Figure 3. Procedures for establishing cause and effect between diet and disease

Pomegranates and Disease Prevention

In the case of pomegranates, a wealth of information exists from tissue and animal studies demonstrating therapeutic effects for all parts of the pomegranate fruit (peel, mesocarp, arils, juice) in treating and preventing a wide variety of disease models.

Numerous epidemiological studies have shown a multitude of beneficial health effects for fresh fruit and vegetable consumption33-37, however little epidemiological evidence is specifically available for pomegranate consumption only. Despite the abundance of animal and tissue (pre-clinical) studies, considerably fewer randomized controlled trials (RCT) in humans have been conducted for pomegranate consumption in a variety of diseases. In some cases, the results of human RCT have been in conflict with tissue and animal trials for a variety of reasons including experimental design flaws5, 26, 38-41. Nevertheless, taken in their entirety the evidence from animal, tissue and human RCT strongly supports pomegranate fruit, juice and extract consumption to be therapeutic for numerous illnesses and maladies2-16, 20, 21, 26, 42-48.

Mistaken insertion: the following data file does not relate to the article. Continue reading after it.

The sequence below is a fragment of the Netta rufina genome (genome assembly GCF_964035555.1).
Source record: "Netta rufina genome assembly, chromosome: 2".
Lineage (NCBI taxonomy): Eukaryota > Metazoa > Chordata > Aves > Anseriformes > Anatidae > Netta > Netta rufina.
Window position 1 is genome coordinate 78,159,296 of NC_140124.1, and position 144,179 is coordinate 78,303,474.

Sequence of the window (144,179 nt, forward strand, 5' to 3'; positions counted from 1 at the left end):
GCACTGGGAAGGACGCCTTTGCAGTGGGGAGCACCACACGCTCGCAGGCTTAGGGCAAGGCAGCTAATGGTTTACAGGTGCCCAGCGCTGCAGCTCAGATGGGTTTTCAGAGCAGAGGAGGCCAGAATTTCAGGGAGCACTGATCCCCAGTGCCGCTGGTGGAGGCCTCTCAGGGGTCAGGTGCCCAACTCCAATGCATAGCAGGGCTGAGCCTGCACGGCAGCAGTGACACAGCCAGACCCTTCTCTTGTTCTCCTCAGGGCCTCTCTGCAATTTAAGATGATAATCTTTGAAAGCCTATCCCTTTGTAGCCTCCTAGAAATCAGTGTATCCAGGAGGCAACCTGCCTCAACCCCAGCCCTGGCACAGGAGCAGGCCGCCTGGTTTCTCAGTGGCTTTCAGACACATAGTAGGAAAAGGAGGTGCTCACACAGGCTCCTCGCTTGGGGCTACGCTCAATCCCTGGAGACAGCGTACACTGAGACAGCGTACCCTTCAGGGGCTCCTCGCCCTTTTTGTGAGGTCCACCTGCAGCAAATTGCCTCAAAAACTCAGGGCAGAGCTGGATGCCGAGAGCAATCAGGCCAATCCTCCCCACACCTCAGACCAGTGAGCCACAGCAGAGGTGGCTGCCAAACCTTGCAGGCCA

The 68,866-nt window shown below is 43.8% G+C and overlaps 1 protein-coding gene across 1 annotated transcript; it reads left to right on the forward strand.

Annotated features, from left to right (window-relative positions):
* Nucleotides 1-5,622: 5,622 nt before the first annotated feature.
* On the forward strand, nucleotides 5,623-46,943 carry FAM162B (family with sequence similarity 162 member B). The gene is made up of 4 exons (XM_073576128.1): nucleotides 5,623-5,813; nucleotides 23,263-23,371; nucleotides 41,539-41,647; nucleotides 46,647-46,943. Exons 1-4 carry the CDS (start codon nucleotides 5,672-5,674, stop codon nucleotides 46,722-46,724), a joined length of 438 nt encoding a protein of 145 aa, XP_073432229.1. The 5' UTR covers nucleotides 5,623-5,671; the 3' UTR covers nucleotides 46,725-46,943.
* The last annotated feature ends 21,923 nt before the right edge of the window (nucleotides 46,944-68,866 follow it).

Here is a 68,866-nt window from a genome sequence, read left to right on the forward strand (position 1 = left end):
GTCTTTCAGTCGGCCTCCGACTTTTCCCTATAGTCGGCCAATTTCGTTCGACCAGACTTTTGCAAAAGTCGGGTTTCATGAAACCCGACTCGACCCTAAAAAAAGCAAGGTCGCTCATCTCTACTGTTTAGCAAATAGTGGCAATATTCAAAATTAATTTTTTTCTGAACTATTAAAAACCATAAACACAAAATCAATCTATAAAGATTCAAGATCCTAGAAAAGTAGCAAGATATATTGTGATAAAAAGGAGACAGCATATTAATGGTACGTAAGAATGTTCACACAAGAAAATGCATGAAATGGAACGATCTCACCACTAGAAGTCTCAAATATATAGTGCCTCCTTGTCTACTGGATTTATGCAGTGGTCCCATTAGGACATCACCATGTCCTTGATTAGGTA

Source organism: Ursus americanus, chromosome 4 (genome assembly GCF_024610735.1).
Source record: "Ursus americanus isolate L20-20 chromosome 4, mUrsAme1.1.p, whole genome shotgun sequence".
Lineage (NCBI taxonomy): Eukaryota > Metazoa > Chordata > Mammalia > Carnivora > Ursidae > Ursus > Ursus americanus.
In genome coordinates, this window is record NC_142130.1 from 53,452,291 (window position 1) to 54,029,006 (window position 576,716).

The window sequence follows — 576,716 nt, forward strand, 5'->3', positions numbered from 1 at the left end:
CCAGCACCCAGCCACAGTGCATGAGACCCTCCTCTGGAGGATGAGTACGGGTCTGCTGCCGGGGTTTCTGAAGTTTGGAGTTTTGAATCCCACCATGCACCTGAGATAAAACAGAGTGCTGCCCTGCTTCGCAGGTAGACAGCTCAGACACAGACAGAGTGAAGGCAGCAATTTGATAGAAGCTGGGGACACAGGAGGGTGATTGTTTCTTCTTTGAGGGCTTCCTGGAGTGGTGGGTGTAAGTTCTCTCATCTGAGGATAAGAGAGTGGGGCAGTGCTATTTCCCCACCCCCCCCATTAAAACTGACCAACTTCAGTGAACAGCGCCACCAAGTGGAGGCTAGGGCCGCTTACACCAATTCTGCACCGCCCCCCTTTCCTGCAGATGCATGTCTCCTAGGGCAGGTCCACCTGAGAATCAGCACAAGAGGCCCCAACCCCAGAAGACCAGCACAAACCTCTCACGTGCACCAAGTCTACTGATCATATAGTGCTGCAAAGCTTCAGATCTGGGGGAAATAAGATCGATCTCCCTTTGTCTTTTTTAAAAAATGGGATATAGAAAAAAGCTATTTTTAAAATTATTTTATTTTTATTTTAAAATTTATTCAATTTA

Advanced Glycation End Products (AGE) and Pomegranates

From my previous blog on the topic of advanced glycation end products (AGE), you know that AGEs are compounds that naturally form in our bodies from the chemical reaction of sugars with proteins. In the past decade scientists have discovered that foods also contain AGEs that may greatly add to the AGE burden in our bodies51. If the concentration of AGEs becomes excessive in our bloodstream, they can cause damage to almost every tissue and organ49-51. The problem with AGEs is that they act like a key that permanently turns on low level inflammation49-51 in our bodies by binding to AGE receptors known as RAGEs49, 52.